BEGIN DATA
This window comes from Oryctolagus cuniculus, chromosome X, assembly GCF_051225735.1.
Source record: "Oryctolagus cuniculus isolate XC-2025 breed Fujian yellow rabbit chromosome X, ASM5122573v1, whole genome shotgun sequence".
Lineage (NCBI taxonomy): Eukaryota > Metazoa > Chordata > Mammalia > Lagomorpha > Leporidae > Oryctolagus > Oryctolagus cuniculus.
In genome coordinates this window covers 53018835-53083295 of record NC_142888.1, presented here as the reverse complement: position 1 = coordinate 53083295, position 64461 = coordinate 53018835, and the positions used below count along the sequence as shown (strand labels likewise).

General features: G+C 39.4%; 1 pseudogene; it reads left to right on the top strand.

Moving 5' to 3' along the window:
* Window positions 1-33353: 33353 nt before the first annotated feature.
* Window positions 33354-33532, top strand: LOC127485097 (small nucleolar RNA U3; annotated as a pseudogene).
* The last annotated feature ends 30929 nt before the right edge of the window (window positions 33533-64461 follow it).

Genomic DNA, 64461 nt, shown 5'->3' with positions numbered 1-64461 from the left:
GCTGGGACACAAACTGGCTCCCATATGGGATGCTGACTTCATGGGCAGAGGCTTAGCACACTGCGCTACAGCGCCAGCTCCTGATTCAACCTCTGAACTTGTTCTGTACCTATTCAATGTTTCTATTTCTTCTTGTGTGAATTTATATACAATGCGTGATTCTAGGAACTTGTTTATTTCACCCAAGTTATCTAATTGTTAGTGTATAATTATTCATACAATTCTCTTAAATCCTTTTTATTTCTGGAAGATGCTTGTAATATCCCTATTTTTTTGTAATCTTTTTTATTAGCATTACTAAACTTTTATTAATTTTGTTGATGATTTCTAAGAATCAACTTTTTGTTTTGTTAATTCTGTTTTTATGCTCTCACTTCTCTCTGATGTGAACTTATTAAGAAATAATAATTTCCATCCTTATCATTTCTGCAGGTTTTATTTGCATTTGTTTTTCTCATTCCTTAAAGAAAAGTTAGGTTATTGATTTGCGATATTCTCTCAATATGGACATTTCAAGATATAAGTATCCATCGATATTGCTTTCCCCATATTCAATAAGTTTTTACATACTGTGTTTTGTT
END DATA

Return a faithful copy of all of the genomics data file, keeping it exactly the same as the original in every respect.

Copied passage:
This window comes from Oryctolagus cuniculus, chromosome X, assembly GCF_051225735.1.
Source record: "Oryctolagus cuniculus isolate XC-2025 breed Fujian yellow rabbit chromosome X, ASM5122573v1, whole genome shotgun sequence".
Lineage (NCBI taxonomy): Eukaryota > Metazoa > Chordata > Mammalia > Lagomorpha > Leporidae > Oryctolagus > Oryctolagus cuniculus.
In genome coordinates this window covers 53018835-53083295 of record NC_142888.1, presented here as the reverse complement: position 1 = coordinate 53083295, position 64461 = coordinate 53018835, and the positions used below count along the sequence as shown (strand labels likewise).

General features: G+C 39.4%; 1 pseudogene; it reads left to right on the top strand.

Moving 5' to 3' along the window:
* Window positions 1-33353: 33353 nt before the first annotated feature.
* Window positions 33354-33532, top strand: LOC127485097 (small nucleolar RNA U3; annotated as a pseudogene).
* The last annotated feature ends 30929 nt before the right edge of the window (window positions 33533-64461 follow it).

Genomic DNA, 64461 nt, shown 5'->3' with positions numbered 1-64461 from the left:
GCTGGGACACAAACTGGCTCCCATATGGGATGCTGACTTCATGGGCAGAGGCTTAGCACACTGCGCTACAGCGCCAGCTCCTGATTCAACCTCTGAACTTGTTCTGTACCTATTCAATGTTTCTATTTCTTCTTGTGTGAATTTATATACAATGCGTGATTCTAGGAACTTGTTTATTTCACCCAAGTTATCTAATTGTTAGTGTATAATTATTCATACAATTCTCTTAAATCCTTTTTATTTCTGGAAGATGCTTGTAATATCCCTATTTTTTTGTAATCTTTTTTATTAGCATTACTAAACTTTTATTAATTTTGTTGATGATTTCTAAGAATCAACTTTTTGTTTTGTTAATTCTGTTTTTATGCTCTCACTTCTCTCTGATGTGAACTTATTAAGAAATAATAATTTCCATCCTTATCATTTCTGCAGGTTTTATTTGCATTTGTTTTTCTCATTCCTTAAAGAAAAGTTAGGTTATTGATTTGCGATATTCTCTCAATATGGACATTTCAAGATATAAGTATCCATCGATATTGCTTTCCCCATATTCAATAAGTTTTTACATACTGTGTTTTGTT